Here is the bounty in my fridge after this weekend’s cooking – all individually portioned for my enjoyment

  • 5 servings Paleo Breakfast Casserole – similar recipe here
  • 6 servings low-fat cottage cheese
  • 4 servings sugar snap peas and hummus
  • 6 servings mixed green salad
  • 7 servings chicken pecan salad – (Arby’s Copycat Recipe)
  • 6 Hard Boiled Eggs – my favorite snack!
  • 8 servings Crock Pot Pork – using this recipe, but substituting lean pork for chicken

I also have plenty of fruit cups in my fridge, as well as fresh fruit in my kitchen, to supplement the meals above.

All of the hands-on planning, grocery shopping, food prep, and cleanup to make the dishes above took 2.5 hours this weekend.  That’s all.  I’m set up for meals all week long with only 150 minutes worth of work! I will grant you, for the most part the recipes above are not hard to make by any means, so some people might want to dismiss my efforts.  But I’m a busy girl, and also a firm believer that making good, healthy food does not have to take a ton of time.  I like cooking enough that I can happily spend a couple of hours preparing a special meal, but for the most part I don’t do that during the work week, especially when I’m just cooking for one.  My goal is to set things up so that I can put food in my face at home faster than I could go to a drive thru, and for the most part, when I plan ahead I accomplish that goal.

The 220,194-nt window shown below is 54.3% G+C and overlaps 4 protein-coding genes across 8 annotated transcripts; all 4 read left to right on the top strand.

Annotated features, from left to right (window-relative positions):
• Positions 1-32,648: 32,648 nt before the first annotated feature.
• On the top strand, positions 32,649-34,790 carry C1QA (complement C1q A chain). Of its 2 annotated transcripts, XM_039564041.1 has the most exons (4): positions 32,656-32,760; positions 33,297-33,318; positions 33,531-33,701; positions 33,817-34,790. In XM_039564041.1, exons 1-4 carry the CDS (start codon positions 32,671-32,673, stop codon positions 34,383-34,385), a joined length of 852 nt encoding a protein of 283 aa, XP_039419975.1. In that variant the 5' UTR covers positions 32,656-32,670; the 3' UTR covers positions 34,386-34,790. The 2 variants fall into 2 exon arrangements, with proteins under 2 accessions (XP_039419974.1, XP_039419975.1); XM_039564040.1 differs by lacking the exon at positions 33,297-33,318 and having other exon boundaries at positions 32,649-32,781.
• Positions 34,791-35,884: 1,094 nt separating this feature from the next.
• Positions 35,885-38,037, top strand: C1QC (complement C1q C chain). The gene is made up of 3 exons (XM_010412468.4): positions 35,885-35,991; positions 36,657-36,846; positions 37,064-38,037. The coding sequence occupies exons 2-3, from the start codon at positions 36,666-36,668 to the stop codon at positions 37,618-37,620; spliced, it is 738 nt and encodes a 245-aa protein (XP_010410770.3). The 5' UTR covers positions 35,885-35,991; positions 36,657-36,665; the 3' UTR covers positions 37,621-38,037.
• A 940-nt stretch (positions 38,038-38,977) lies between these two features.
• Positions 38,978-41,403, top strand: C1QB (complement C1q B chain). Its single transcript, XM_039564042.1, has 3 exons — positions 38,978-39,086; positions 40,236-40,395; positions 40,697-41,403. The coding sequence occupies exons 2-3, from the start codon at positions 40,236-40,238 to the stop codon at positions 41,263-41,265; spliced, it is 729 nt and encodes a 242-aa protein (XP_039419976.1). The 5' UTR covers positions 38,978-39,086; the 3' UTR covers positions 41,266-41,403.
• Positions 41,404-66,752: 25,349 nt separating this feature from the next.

So how did I do it?

Meal Planning and Grocery List Creation – 10 Minutes: With the exception of the breakfast casserole recipe, which I googled while planning my meals, everything listed above is either a recipe I have made before and therefore have handy, or something I consider a staple.  This made it a snap to decide what I wanted to eat for the week and write up a grocery list.